Fiscal Federalism: Quantitative Studies [NOOK Book]

Overview

We often think of fiscal decisions as being made by a single government, but in the United States the reality is that an astounding number of entities have the power to tax and spend. State, local, and federal governments all play crucial roles in the U.S. fiscal system, and the interrelation has been the source of continuing controversy. This fact is the focus of the seven papers and commentaries presented in this volume, the result of a conference sponsored by the NBER. The contributors use various quantitative...
See more details below
Fiscal Federalism: Quantitative Studies

Available on NOOK devices and apps  
  • NOOK Devices
  • NOOK HD/HD+ Tablet
  • NOOK
  • NOOK Color
  • NOOK Tablet
  • Tablet/Phone
  • NOOK for Windows 8 Tablet
  • NOOK for iOS
  • NOOK for Android
  • NOOK Kids for iPad
  • PC/Mac
  • NOOK for Windows 8
  • NOOK for PC
  • NOOK for Mac
  • NOOK Study
  • NOOK for Web

Want a NOOK? Explore Now

NOOK Book (eBook)
$25.99
BN.com price
(Save 42%)$45.00 List Price

Overview

We often think of fiscal decisions as being made by a single government, but in the United States the reality is that an astounding number of entities have the power to tax and spend. State, local, and federal governments all play crucial roles in the U.S. fiscal system, and the interrelation has been the source of continuing controversy. This fact is the focus of the seven papers and commentaries presented in this volume, the result of a conference sponsored by the NBER. The contributors use various quantitative tools to study policy issues, obtaining results that will interest policymakers and researchers working in the areas of taxation and public finance.

The first three papers study the distribution of power and responsibilities among the various levels of government. John Joseph Wallis and Wallace E. Oates look at the extend and evolution of decentralization in the state and local sector; Robert P. Inman examines the growth of federal grants and the structure of congressional decision making; and Jeffrey S. Zax investigates the effects of the number of government jurisdictions on aggregate local public debt and expenditures. The next three papers look at the deductibility of state and local taxes on federal tax returns. Using an econometric analysis, Douglas Holtz-Eakin and Harvey S. Rosen examine the effects of deductibility on revenue sources and level of expenditures. Lawrence B. Lindsey looks at how deductibility affects the level and type of taxation. George R. Zodrow uses a two-sector general equilibrium model to investigate revenue effects of deductibility. Finally, Charles R. Hulten and Robert M. Schwab analyze the problem of developing an accurate estimate of income for the state and local sector, finding that conventional accounting procedures have underestimated the income generated by a startling $100 billion.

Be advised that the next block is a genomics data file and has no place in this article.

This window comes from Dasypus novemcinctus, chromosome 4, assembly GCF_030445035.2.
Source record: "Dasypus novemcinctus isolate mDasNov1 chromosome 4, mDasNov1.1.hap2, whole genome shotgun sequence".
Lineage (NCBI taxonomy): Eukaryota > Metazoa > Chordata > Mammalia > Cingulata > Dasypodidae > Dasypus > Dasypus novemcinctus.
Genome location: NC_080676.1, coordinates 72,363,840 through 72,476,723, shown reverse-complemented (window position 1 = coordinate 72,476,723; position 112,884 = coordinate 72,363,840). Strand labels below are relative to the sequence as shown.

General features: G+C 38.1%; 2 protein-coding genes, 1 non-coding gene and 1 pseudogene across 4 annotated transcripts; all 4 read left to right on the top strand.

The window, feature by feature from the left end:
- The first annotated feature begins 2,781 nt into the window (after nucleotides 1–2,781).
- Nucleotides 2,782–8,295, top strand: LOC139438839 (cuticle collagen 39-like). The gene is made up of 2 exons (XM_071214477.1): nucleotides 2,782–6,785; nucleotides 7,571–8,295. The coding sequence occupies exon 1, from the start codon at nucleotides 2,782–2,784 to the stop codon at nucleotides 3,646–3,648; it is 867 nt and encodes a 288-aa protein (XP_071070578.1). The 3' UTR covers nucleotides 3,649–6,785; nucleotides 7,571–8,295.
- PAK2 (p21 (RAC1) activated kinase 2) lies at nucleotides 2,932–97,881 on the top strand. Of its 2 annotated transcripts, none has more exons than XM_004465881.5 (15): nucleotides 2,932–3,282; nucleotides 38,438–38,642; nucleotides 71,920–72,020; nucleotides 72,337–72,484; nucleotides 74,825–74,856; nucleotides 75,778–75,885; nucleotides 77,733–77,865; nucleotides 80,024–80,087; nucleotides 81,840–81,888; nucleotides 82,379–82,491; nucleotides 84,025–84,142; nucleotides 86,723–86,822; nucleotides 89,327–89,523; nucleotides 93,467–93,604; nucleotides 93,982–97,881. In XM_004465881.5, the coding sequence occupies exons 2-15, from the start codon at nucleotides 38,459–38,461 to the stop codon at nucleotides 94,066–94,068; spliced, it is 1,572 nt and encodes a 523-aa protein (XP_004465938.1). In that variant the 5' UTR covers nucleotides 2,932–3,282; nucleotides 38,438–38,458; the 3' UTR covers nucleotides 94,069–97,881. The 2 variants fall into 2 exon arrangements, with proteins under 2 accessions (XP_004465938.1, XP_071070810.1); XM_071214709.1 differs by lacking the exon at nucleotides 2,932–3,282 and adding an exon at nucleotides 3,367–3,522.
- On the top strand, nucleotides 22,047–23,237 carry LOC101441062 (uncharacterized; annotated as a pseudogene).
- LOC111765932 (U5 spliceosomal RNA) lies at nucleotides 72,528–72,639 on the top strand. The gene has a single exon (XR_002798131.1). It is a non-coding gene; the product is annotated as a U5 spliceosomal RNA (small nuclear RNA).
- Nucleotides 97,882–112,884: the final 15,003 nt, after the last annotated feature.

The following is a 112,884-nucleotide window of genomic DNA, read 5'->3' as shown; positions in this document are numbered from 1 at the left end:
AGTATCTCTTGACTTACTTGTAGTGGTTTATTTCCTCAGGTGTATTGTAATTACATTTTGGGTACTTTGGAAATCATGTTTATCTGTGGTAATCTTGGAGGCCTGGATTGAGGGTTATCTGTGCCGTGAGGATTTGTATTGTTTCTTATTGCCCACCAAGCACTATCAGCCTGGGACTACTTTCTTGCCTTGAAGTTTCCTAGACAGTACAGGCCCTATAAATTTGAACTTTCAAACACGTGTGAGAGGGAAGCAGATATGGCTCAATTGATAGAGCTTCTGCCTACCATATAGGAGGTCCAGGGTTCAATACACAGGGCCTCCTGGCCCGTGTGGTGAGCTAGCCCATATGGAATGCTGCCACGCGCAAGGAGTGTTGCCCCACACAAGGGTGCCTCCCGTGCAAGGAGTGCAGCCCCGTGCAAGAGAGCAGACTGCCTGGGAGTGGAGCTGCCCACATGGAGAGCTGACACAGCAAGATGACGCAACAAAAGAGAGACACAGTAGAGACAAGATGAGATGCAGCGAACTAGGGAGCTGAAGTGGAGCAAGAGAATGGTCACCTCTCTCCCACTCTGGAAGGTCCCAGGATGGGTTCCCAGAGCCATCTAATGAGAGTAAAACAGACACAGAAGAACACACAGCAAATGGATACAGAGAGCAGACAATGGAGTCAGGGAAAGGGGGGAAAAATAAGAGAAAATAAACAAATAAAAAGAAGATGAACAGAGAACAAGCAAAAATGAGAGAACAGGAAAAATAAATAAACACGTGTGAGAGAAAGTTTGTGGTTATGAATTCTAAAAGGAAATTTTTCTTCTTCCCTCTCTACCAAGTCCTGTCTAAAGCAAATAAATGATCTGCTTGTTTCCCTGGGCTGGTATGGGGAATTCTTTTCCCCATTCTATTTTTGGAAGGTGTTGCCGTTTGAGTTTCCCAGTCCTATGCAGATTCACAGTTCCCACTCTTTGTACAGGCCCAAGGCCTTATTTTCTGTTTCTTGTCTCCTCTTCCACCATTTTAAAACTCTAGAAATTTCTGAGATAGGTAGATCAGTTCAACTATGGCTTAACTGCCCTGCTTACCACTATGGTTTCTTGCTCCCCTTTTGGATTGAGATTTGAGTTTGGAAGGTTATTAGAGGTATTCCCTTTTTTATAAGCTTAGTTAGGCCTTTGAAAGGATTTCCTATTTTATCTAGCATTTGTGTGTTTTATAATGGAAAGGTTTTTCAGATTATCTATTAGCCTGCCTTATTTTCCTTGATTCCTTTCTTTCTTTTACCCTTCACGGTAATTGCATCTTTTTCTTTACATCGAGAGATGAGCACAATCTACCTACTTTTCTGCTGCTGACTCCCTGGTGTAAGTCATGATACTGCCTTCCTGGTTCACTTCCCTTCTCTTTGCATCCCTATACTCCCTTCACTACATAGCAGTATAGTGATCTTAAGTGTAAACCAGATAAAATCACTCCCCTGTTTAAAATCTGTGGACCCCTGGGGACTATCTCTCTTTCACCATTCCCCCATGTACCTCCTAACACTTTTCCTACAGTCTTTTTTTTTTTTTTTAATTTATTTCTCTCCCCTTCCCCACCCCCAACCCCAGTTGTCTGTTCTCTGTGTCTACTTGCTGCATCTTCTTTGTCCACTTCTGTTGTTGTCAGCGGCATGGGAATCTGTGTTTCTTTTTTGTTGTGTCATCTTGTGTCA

Read More Show Less

Product Details

  • ISBN-13: 9780226726236
  • Publisher: University of Chicago Press
  • Publication date: 4/15/2008
  • Series: NBER-Project Report
  • Sold by: Barnes & Noble
  • Format: eBook
  • Pages: 272
  • File size: 6 MB

Meet the Author

Harvey S. Rosen is professor of economics at Princeton University.
Read More Show Less

Table of Contents

Acknowledgments
Introduction by Harvey S. Rosen
1. Decentralization in the Public Sector: An Empirical Study of State and Local Government
John Joseph Wallis and Wallace E. Oates
Comment: James R. Hines, Jr.
2. Federal Assistance and Local Services in the United States: The Evolution of a New Federalist Fiscal Order
Robert P. Inman